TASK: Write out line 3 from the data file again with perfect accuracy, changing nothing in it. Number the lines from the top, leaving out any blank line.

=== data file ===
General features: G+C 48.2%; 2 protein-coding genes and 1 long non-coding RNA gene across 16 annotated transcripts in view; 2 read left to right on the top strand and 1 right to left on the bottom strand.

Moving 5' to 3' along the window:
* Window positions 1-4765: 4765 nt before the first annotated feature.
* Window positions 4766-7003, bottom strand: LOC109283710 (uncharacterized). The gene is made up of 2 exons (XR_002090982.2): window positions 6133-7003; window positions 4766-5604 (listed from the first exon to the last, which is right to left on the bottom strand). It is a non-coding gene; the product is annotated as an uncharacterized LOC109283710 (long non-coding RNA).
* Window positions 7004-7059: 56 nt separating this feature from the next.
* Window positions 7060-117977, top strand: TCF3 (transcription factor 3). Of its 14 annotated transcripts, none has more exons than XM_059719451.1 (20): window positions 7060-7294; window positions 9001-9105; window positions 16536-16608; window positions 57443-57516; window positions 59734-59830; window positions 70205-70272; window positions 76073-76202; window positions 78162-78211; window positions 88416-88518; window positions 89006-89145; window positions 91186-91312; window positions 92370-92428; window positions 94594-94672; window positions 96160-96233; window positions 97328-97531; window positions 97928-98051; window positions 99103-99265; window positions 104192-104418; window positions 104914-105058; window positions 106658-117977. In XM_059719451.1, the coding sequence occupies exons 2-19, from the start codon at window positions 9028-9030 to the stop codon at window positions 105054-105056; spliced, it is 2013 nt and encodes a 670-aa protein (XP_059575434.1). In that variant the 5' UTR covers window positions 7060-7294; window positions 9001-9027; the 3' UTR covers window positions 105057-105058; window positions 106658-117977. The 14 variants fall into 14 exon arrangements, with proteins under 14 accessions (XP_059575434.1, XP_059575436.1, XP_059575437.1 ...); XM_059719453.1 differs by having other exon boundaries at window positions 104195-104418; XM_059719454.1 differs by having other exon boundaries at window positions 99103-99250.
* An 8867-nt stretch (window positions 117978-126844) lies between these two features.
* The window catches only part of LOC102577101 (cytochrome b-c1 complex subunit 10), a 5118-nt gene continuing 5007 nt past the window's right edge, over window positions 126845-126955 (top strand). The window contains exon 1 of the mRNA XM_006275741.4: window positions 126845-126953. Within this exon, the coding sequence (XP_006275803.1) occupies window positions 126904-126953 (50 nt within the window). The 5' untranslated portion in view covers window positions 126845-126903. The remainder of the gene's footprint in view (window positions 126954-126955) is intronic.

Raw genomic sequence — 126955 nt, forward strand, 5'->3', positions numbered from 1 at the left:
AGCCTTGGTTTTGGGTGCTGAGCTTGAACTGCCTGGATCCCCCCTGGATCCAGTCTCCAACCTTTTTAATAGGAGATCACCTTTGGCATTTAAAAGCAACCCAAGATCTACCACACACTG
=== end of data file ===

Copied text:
* Window positions 1-4765: 4765 nt before the first annotated feature.